During my music teaching career, it was my privilege to work with a complete cross-section of the populace.
I worked from the ritziest suburbs in their gated communities to middle class settings with dual working parents to schools in the poorest communities.
What I delighted in was the fact that my subject, music, allowed everyone to come aboard to take the next step over and over again to a higher level.
Since the combination of coordination, visual training, and ear training all work together in reading and playing music, I knew that I was creating a platform for cognitive and artistic success.
Over and over again, as I would see the next child catch on, I knew that child would be be able to contribute to the common good.
In wealthy areas, the child would be given private lessons, and would participate in a school orchestra, band or choir.
In middle class areas, the child would often be given private lessons and be able to continue throughout her school career in a large ensemble as well. Perhaps the interest would be so energized as to major in music and become a professional player and/or music teacher.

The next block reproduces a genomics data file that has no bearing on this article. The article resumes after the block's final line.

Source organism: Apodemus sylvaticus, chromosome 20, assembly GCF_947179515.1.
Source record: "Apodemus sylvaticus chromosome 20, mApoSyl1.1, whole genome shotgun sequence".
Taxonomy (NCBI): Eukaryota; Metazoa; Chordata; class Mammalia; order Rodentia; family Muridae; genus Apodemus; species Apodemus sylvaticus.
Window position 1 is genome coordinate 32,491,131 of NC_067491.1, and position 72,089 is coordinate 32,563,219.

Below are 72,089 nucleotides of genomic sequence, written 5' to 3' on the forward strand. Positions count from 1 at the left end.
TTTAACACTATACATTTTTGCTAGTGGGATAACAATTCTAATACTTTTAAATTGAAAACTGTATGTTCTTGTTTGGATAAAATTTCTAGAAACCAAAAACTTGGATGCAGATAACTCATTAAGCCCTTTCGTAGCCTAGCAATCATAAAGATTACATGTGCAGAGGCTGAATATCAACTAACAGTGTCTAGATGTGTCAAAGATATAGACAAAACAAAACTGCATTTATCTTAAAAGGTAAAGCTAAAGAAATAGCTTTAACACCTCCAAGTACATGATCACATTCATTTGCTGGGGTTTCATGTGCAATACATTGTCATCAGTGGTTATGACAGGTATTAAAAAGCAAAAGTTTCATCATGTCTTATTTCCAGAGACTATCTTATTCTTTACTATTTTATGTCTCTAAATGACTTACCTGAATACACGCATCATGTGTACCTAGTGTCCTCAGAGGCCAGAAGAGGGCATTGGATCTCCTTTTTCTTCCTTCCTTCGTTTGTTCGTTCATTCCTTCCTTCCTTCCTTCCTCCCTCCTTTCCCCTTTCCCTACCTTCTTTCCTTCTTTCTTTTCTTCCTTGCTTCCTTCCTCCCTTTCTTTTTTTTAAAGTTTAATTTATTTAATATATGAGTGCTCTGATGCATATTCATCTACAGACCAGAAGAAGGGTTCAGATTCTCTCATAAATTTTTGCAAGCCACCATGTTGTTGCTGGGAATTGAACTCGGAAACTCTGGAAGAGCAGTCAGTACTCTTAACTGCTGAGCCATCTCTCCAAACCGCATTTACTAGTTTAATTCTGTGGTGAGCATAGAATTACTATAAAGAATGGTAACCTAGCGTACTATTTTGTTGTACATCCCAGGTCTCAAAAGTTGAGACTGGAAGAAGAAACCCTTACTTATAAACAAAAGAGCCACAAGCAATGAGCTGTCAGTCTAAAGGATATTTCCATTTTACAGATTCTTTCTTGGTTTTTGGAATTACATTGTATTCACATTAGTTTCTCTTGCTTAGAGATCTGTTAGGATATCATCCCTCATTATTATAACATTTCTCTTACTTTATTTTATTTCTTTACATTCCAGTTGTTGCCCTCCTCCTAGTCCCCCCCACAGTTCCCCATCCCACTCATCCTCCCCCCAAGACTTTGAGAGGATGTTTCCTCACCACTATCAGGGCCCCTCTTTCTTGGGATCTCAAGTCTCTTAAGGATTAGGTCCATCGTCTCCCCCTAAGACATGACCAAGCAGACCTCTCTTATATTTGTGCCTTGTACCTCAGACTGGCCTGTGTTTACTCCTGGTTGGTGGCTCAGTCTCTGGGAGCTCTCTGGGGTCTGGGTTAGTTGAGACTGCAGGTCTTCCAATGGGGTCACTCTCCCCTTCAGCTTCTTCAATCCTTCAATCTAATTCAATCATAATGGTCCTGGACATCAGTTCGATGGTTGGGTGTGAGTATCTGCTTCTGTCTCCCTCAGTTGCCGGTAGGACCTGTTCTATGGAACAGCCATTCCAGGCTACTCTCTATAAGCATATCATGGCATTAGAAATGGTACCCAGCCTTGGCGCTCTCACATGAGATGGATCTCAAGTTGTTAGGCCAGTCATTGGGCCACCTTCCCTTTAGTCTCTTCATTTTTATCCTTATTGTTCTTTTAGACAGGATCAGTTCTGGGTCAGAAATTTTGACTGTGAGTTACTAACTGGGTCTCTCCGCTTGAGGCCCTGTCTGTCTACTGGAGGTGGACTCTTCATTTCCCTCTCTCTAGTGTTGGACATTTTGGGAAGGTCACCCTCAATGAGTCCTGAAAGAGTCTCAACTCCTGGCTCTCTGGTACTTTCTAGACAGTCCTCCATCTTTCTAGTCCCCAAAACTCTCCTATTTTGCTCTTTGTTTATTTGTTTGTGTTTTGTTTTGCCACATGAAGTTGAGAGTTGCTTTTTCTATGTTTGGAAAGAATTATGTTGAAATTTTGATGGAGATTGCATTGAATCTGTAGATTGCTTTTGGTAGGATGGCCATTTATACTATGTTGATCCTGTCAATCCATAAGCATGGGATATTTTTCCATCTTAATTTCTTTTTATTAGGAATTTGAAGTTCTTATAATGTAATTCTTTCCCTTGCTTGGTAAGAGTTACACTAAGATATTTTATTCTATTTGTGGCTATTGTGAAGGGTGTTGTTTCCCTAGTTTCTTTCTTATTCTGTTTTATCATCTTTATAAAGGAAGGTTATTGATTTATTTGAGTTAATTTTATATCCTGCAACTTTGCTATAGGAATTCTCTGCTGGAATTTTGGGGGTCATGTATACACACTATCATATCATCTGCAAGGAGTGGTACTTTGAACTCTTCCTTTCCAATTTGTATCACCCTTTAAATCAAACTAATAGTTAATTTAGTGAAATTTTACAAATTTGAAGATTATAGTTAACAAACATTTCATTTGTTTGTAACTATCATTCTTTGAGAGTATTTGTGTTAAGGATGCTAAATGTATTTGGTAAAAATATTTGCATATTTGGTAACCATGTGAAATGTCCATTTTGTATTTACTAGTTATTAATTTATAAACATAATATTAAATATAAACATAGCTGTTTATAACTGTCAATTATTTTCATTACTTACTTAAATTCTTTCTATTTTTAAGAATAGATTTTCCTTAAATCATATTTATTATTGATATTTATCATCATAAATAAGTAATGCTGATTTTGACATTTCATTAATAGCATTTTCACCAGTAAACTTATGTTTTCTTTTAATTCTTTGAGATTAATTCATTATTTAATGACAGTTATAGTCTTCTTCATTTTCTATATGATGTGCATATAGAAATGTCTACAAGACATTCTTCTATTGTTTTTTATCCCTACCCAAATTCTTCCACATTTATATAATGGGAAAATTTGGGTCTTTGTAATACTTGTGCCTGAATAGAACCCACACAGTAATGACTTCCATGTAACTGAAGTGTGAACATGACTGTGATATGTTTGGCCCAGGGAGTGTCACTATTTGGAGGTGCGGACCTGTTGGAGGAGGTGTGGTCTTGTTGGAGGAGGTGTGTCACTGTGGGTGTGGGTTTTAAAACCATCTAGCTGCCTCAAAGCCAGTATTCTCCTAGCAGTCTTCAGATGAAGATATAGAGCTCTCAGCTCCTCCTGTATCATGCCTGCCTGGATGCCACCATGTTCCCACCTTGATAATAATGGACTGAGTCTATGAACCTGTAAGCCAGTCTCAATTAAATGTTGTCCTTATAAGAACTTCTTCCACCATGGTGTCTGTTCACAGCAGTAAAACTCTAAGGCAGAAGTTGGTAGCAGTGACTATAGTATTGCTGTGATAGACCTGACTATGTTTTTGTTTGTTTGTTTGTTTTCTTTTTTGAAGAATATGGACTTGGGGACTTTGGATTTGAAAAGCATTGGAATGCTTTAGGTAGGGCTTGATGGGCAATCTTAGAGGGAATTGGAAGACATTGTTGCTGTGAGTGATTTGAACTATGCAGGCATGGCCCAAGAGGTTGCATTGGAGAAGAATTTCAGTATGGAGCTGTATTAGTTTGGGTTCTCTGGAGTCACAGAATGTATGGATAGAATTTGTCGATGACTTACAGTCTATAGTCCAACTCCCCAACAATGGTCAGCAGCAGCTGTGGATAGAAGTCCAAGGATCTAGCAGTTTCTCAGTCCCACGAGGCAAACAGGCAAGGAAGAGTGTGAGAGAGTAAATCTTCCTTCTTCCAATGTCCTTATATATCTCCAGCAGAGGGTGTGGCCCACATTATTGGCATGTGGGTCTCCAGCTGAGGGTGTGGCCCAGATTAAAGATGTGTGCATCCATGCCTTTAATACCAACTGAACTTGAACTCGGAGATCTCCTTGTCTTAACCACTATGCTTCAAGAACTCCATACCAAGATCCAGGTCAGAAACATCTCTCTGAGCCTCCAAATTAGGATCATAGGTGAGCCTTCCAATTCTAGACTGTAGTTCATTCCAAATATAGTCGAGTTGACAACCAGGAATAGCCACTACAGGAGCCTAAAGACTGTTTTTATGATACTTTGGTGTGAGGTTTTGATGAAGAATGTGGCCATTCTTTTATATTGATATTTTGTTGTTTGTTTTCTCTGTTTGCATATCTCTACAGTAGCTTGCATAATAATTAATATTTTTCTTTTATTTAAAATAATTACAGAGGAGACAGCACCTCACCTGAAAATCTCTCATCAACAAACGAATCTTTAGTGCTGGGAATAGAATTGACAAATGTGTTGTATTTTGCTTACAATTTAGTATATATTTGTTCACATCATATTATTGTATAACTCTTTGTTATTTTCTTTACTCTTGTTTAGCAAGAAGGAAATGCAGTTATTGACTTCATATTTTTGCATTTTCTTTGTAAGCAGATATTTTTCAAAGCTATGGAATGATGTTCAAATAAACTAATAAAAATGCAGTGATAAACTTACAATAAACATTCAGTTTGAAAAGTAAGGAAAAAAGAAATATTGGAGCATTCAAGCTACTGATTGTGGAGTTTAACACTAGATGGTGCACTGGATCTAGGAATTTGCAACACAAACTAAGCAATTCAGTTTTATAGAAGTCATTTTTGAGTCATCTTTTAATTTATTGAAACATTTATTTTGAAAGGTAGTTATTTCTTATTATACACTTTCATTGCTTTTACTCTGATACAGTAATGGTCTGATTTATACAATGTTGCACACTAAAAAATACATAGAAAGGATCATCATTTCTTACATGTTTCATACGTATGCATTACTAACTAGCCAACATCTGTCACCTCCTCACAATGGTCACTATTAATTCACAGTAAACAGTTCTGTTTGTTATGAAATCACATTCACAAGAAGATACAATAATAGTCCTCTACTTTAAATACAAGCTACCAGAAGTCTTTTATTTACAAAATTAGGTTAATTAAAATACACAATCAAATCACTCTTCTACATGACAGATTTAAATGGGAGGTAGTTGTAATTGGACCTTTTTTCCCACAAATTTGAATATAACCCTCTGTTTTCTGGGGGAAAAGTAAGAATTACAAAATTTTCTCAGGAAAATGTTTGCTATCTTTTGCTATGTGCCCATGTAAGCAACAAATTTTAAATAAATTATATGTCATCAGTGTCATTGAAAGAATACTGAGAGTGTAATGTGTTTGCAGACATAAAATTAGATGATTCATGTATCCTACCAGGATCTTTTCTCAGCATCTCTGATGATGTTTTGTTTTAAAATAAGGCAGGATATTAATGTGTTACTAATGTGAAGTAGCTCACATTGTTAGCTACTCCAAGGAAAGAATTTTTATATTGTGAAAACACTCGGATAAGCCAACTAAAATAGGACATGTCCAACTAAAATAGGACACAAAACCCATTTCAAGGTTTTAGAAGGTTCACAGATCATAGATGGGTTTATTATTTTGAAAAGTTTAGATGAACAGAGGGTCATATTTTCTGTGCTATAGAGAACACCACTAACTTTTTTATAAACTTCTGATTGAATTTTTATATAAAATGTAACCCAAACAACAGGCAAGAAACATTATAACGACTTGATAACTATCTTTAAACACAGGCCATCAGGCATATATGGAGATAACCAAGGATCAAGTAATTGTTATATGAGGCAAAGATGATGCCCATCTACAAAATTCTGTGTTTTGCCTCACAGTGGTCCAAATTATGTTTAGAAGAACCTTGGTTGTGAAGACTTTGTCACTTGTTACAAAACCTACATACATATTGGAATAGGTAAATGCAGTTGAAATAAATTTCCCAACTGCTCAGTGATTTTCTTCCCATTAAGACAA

In poor areas, the child would have a skill which could elevate him/her through playing in a large ensemble. Depending on the motivation, s/he too, could advance into a performance and/or teaching career.
Because the child was gaining a cognitive skill through music, their ability to make progress in language was being enhanced. Auditory discrimination between pitch nuances helps language development.
The ability to keep a steady beat and to fit their part in a complex musical event requires more neural connections and enhances word-reading ability.
Demanding small motor coordination in precise timing and accurate pitch is only possible with dedicated self-motivation.
I saw all these things happening, and I could feel the excitement and commitment increase as each child gained confidence and competence.
In my classes, I developed new materials if a child was having difficulty catching on. I made sure each child could continuing taking the next step.
I created ways for students to work together in small groups and large groups.
I watched the joy, commitment and consistent work ethic to create something of their own.
Every child who came through my early childhood music program was empowered to become part of the greater good regardless of where they started out.
It is worth doing something which touches every child so completely.
Because of my experiences, I know that there are many ways to increase the ability for one more person to participate in the common good, over and over again.
© 2018 Kathryn Hardage